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The journey of a thousand miles begins with one step. ~ Lao Tzu
When you think about everything involved with starting a new business, it's easy to feel a sense of overwhelm.
There are A LOT of moving pieces to keep track of, and when you come to terms with how complex the process is, it's no wonder why most people give up before they ever turn a profit.
Starting a real estate investing business is no different.
I still remember my first year vividly. I encountered TONS of questions, obstacles, and head-scratching moments that left me feeling lost and confused.
The first 12 months of any business are crucial for an entrepreneur. Many important things happen during this window of time – things that will ultimately determine the fate of the new enterprise and whether it will blossom into a smashing success story or die a quick death before it ever gets off the ground.
I want to increase your chances of success. Rather than spending your first several months perplexed about what you should be doing, this “quick start” action guide will help you connect the dots and set up your real estate business infrastructure right from the beginning.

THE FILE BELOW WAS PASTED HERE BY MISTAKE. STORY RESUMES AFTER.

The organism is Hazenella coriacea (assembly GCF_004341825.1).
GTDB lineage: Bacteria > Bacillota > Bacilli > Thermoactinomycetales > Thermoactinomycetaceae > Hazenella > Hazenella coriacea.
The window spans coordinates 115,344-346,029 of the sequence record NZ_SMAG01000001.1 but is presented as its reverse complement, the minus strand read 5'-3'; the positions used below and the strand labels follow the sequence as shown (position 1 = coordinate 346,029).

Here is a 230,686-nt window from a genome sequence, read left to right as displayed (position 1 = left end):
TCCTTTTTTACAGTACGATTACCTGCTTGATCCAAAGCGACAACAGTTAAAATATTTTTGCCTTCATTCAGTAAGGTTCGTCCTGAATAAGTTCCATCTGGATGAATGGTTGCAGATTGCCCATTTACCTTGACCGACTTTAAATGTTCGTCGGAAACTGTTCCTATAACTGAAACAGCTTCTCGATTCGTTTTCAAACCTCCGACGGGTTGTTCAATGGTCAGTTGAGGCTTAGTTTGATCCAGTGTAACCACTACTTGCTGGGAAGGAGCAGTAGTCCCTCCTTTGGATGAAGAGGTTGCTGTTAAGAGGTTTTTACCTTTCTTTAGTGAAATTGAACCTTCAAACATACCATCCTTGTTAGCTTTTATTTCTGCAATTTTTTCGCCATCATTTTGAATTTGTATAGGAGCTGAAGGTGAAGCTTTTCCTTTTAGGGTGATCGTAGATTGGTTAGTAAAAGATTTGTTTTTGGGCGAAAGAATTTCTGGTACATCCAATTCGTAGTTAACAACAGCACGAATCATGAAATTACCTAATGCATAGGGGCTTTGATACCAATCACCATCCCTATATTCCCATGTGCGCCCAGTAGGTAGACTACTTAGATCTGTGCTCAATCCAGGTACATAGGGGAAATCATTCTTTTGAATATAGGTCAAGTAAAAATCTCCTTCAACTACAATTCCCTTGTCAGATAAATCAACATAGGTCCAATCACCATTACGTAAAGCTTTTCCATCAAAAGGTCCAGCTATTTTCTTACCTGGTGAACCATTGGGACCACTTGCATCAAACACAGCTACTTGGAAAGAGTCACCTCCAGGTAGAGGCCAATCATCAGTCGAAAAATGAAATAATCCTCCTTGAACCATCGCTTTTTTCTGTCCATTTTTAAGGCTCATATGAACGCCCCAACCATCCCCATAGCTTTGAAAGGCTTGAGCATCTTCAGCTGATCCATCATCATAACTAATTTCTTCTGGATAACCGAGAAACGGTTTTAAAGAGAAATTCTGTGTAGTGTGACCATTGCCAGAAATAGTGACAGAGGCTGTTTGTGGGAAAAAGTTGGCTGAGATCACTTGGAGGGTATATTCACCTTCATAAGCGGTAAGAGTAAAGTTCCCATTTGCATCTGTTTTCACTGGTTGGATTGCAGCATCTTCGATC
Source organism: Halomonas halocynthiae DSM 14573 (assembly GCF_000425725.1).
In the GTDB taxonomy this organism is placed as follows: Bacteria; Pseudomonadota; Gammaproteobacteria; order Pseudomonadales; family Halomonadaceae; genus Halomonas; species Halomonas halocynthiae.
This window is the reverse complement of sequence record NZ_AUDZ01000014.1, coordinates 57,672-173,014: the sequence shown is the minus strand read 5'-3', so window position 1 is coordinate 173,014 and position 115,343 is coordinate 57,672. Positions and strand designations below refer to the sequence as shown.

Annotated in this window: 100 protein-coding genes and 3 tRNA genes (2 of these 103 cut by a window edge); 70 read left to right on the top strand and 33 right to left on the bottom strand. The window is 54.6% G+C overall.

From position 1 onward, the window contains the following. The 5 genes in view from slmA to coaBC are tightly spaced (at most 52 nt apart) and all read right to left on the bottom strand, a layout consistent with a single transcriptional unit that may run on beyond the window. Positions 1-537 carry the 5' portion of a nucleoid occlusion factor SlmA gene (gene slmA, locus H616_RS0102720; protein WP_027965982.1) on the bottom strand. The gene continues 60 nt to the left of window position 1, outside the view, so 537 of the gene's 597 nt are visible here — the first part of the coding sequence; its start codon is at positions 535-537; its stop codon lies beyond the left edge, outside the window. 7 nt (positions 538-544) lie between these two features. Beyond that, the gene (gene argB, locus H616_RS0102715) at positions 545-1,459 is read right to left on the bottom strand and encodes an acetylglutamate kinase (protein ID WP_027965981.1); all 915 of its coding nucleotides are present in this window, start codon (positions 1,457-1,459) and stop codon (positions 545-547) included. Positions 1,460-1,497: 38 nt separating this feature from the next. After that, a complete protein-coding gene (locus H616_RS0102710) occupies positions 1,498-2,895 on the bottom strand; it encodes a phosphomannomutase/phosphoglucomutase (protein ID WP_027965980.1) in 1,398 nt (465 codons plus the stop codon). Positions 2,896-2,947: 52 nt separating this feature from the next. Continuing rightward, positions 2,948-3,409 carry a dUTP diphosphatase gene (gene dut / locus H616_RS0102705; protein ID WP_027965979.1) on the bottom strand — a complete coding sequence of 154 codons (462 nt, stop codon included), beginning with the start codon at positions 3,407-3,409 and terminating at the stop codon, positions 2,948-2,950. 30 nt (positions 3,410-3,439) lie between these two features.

1. Understand Your “Why”
Let's be honest. Why are you in this business? What's your real motivation?
- To retire early?
- To inject huge amounts of cash into your bank account?
- To pay for your kid's college?
- To build streams of passive income?
- To generate extra spending cash?
- To get your time back?
- To spend more time with your friends and family?
- To finance your favorite hobby?
- To fund your dream vacation?
- To give to charity or support your favorite non-profit?
There is no wrong answer – but whatever your answer is, you need to be very clear about it so you're fully aware of why you're doing all this work in the first place.
Why is this important? Because there will inevitably come a time when you feel like giving up.
Running a business isn't easy. Everyone struggles, and if you can't constantly remember your WHY – it will be much harder to pick yourself back up when the going gets tough.
It's not enough to simply know what you're doing; you need to know WHY you're doing it… so before you take one more step, take a few minutes and ask yourself,
“Why am I doing this?”
2. Get A Mailbox
If your real estate investing business is anything like mine, direct mail will be a crucial component of your marketing efforts.
Especially when you're getting started, there is no faster and more effective way to find motivated sellers and make them aware of your offer to purchase their property.
What is your company's physical mailing address? How can people get a hold of you? What should you use for the return address on the mail you send?
I can tell you right now – it shouldn't be the same place you live and sleep at night.
You'll come across plenty of strange characters when you're sending out mail to every segment of society, and it's not the best practice to let everyone know where they can find you at all hours of the day.